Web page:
Blog: Using ‘Super fuel’ – miles of smiles or burning money?
- Credit: PA
Do higher grade 'super fuels' really make a difference to the way your car runs, Motoring editor Andy Russell looks at some of the arguments.
I'm often asked whether there are any benefits to using the higher grades of fuel, both petrol and diesel, available at many filling station forecourts.
I can't speak from any scientific point of view, but I prefer to use these 'super fuels' which, now prices have come down, are only a few pence more than standard fuel.
I can't prove the performance is better in my family car – many high-performance sports models need higher octane petrol to unleash more horsepower – or motorcycle but I feel they run better and economy is slightly improved.
It could just be the placebo effect in that if you expect it to make a improvement you swear it does.
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But I got a couple of miles per gallon more running a supermini on super unleaded petrol, and it seemed more responsive.
My wife has noticed a similar effect running her estate car on premium diesel while her business partner noticed his trip computer range rising from around 670 miles on a full tank to more than 700 miles on the better diesel.
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Most fuel brands offer higher grade fuel which is claimed, with regular use, improve performance and economy while helping to protect the engine.
Super unleaded petrol has a research octane number (RON) of around 98 compared to the standard 95 RON. Higher-octane petrol should burn more efficiently, delivering more power for less fuel burned. It particularly suits high-performance engines where pressures and temperatures are greater.
Cetane is to diesel what octane is to petrol. The cetane number is a measure of diesel's ignition delay so the higher the number the shorter the ignition delay so performance should be better.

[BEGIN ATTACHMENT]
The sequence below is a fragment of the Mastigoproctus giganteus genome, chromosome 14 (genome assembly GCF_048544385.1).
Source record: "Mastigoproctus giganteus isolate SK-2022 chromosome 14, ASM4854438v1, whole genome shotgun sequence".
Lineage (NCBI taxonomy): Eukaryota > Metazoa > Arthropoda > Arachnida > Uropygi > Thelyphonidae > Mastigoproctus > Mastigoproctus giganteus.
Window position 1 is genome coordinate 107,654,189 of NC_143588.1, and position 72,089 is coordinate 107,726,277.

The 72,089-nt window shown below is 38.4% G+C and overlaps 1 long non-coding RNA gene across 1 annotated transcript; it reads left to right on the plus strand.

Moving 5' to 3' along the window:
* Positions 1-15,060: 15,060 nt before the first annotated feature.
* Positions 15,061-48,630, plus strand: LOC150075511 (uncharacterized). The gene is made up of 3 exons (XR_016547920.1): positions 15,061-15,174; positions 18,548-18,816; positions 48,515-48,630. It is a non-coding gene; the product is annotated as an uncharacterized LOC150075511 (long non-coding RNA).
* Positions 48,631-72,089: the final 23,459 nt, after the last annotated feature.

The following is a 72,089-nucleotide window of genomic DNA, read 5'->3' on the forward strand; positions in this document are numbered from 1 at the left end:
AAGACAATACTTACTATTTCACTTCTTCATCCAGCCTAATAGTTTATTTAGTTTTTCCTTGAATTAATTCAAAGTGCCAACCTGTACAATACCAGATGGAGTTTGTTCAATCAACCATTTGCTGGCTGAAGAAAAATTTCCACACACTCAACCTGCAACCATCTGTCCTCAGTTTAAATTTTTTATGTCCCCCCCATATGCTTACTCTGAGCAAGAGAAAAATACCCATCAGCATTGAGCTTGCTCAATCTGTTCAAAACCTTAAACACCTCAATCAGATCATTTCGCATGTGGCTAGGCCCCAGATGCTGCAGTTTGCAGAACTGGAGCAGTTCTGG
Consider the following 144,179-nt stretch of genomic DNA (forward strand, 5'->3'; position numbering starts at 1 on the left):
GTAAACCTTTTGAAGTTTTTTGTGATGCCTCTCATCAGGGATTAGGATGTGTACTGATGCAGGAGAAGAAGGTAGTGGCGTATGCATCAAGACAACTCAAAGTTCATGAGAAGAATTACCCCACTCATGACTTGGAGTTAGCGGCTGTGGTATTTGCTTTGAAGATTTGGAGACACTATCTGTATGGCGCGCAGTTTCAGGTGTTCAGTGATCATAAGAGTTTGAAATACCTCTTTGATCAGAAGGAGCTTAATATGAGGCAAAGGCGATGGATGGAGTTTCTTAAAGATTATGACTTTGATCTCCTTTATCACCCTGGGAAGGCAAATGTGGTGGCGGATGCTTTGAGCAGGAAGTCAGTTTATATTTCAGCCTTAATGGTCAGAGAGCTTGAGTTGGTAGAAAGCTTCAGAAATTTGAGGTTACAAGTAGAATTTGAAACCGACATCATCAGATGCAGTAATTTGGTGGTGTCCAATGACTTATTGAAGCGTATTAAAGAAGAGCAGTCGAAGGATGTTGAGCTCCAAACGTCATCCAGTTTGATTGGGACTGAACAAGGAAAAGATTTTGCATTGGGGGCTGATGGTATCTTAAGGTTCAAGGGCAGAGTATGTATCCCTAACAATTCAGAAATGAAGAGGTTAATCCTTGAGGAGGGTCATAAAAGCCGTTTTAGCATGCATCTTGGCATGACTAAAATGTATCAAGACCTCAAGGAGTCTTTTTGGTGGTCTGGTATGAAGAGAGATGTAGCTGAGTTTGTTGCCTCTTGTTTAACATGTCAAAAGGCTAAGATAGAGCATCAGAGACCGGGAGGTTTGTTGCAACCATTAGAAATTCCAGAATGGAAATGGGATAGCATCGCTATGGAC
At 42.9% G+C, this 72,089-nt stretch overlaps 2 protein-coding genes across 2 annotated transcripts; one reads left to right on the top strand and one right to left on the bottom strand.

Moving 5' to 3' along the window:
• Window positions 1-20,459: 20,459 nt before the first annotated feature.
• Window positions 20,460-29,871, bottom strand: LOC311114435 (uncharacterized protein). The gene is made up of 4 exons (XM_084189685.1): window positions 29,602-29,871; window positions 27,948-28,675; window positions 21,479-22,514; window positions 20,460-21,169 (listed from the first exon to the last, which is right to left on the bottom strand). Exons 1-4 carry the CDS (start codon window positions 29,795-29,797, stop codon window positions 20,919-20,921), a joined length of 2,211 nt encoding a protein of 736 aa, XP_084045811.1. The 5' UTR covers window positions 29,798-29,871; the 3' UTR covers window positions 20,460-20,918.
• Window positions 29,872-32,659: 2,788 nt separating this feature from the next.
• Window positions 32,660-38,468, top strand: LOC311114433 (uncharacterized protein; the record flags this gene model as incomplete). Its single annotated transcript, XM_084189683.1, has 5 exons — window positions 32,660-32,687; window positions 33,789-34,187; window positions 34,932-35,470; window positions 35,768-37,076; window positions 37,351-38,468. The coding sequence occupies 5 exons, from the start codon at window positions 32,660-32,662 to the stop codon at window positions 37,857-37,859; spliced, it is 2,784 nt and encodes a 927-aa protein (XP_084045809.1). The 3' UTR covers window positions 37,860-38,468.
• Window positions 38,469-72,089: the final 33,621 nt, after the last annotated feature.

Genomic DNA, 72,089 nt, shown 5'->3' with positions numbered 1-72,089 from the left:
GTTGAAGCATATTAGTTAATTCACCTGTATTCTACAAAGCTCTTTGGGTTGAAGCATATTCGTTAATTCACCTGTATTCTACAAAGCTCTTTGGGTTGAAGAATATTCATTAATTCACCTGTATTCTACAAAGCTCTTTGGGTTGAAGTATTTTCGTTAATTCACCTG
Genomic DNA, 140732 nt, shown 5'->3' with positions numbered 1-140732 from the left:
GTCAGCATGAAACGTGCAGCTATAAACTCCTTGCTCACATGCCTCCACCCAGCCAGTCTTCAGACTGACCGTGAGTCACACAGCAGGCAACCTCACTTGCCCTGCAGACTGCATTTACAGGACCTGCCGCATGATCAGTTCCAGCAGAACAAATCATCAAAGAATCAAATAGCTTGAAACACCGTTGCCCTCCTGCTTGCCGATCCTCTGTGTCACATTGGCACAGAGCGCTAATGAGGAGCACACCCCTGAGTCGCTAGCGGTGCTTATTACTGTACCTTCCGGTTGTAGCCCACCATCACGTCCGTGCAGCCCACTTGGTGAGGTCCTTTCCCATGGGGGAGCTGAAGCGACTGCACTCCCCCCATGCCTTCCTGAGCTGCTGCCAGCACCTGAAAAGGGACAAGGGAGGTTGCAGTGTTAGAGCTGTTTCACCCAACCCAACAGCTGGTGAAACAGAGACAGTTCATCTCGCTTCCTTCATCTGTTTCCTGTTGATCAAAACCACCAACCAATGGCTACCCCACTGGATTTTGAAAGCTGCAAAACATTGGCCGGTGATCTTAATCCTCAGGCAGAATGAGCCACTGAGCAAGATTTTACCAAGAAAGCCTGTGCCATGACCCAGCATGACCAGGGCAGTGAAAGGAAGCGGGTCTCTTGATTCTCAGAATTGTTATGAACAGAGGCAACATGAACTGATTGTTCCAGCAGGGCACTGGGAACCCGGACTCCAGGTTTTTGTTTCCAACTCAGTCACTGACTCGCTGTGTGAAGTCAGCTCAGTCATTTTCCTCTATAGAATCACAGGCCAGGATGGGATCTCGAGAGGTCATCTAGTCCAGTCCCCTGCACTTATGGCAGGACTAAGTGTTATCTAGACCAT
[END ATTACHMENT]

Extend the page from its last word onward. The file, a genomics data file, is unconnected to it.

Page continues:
Higher grade fuels also have extra additives to help keep the engine clean to maintain engine performance.
AA spokesman Chris Patience said: 'European fuel specifications are agreed jointly between the car industry and fuel industry to ensure that forecourt fuels are suitable for the range of engine technologies in service. So, generally, any fuel is good enough but some may be better than others and some drivers may choose to spend more on what they perceive to be a premium product. I guess it's the same thinking that results in us choosing to shop in different supermarkets.
'Few cars actually need the higher octane of premium fuel – the vehicle handbook will say if you have to use it.
'They do tend to contain more, or more effective, additives to keep the engine clean so there can be a benefit from using them every three or four tanks full, particularly if you're planning to keep the car for many years.
'Re MPG and performance, different models can be expected to respond to these fuels in different ways – try one for a couple of fills and record your fuel economy. Ultimately, it's the driver who must decide whether the additional cost is justified in terms of measured fuel economy benefit or any perceived improvement in performance and driveability.
'You have to be really careful comparing fuel consumption over a short period as it is affected by load, road conditions, weather, driving style and so on.
'There's also a risk that if you're trying something new that you expect to give you better economy you might well adapt your driving style and actually drive more economically without being aware of it. It's a challenge to eliminate all other variables and attribute a change to fuel alone,' he said.
I'd like to hear your experiences of using higher-grade, more expensive fuel. Did you get more MPG and was it worth the extra cost or did you see no difference. Email email@example.com